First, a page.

Karabakh’s Twenty Years Crisis: The EU Should Do More

Twenty years have passed since an armistice in the Nagorno Karabakh conflict was concluded. EU can and should do more to facilitate its resolution. The Union’s security interests are at stake (energy), and it can use the hitherto neglected conflict to boost credibility of its foreign and security policy (CFSP) in the context of the Ukraine crisis which additionally makes the conflict parties (Armenia, Azerbaijan) uneasy of Russia’s intentions, a fact that the EU can use to its advantage. The EU can notably mobilize its comprehensive approach to address the conflict, promote a conciliatory narrative of history and future of peaceful coexistence, and declare readiness to assume peacekeeping tasks under the CSDP.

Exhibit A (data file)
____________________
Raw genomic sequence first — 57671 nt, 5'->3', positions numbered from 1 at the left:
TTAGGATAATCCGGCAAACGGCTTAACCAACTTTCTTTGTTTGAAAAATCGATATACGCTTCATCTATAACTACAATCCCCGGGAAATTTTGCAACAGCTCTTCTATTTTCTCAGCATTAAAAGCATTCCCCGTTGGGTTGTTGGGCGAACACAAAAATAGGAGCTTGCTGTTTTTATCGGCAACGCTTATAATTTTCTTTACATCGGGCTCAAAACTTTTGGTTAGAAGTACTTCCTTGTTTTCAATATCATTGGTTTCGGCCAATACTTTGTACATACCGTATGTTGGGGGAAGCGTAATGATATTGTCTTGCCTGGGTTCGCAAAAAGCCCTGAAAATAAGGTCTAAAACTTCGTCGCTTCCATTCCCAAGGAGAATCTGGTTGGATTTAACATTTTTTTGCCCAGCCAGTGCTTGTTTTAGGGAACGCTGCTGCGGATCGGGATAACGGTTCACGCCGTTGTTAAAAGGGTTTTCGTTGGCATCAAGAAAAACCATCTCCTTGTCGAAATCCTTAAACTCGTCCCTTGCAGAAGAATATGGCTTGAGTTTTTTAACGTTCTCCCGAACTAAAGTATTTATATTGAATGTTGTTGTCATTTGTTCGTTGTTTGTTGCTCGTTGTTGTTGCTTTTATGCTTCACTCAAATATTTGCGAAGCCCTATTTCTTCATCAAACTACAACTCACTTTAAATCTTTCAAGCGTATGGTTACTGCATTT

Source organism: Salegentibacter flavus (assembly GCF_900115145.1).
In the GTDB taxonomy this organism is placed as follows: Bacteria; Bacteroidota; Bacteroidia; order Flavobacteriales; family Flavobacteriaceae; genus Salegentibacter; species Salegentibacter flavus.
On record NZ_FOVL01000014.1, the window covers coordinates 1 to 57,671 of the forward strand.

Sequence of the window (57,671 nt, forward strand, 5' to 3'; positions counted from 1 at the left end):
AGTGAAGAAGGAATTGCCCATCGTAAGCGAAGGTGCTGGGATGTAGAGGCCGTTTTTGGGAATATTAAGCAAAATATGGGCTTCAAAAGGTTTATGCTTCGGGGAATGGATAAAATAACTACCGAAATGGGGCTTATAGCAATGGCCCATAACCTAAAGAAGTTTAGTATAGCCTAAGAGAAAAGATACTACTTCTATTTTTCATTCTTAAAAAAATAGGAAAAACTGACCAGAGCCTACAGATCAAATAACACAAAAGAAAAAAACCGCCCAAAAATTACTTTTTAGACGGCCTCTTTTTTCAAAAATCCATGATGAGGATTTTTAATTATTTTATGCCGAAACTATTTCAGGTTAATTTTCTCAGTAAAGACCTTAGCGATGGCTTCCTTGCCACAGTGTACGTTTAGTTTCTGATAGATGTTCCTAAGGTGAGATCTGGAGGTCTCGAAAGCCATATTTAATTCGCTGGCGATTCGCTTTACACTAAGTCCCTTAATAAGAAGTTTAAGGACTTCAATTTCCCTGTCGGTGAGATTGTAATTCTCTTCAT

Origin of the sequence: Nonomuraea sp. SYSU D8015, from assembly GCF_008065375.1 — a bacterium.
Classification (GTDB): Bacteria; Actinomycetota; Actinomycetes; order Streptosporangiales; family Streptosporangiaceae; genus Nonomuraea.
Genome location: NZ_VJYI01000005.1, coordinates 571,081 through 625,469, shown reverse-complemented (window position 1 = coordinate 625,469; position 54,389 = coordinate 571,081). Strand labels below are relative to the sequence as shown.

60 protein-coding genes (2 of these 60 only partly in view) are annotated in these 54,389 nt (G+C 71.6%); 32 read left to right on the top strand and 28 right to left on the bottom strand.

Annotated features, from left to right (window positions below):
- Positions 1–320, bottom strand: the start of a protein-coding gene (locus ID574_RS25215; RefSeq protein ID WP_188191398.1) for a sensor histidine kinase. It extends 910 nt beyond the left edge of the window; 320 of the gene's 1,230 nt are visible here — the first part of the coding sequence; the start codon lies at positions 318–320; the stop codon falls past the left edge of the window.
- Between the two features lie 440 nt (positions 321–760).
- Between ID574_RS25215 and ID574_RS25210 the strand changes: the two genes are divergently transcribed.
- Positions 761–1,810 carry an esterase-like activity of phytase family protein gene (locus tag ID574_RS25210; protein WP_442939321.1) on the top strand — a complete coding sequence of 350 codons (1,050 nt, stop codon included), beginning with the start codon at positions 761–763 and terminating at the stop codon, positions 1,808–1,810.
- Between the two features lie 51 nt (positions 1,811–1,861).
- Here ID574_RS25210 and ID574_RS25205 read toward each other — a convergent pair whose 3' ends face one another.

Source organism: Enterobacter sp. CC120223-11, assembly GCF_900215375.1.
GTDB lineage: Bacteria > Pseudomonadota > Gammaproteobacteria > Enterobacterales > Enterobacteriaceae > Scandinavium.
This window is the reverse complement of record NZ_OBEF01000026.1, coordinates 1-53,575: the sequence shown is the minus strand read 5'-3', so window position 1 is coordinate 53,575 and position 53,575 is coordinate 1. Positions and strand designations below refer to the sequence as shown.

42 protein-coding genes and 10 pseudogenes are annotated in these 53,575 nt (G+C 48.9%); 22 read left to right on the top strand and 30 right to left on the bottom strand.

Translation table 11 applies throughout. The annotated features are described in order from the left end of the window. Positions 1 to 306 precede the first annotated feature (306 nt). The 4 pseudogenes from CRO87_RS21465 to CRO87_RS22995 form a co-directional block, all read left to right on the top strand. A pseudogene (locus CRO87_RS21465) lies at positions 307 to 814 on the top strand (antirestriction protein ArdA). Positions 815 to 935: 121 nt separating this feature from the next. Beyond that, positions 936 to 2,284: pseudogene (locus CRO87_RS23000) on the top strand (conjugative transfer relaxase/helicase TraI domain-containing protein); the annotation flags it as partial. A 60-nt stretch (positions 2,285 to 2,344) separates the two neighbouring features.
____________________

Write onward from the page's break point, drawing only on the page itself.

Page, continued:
Twenty years ago, on 12 May 1994, a ceasefire came into effect that ended the war in Nagorno Karabakh. Ever since, uneasy truce exists between parties Azerbaijan and Armenia, parties to the conflict. Inflammatory rhetoric has proliferated; and periodical skirmishes along the line of contact have cost more than 3,000 lives. The EU, while designing an ambitious agenda to create a ring of peaceful and prosperous states in its neighbourhood, has so far eschewed more direct engagement. This policy paper argues that it should eschew it no longer, and outlines how it can do so without excessive commitment on its part.

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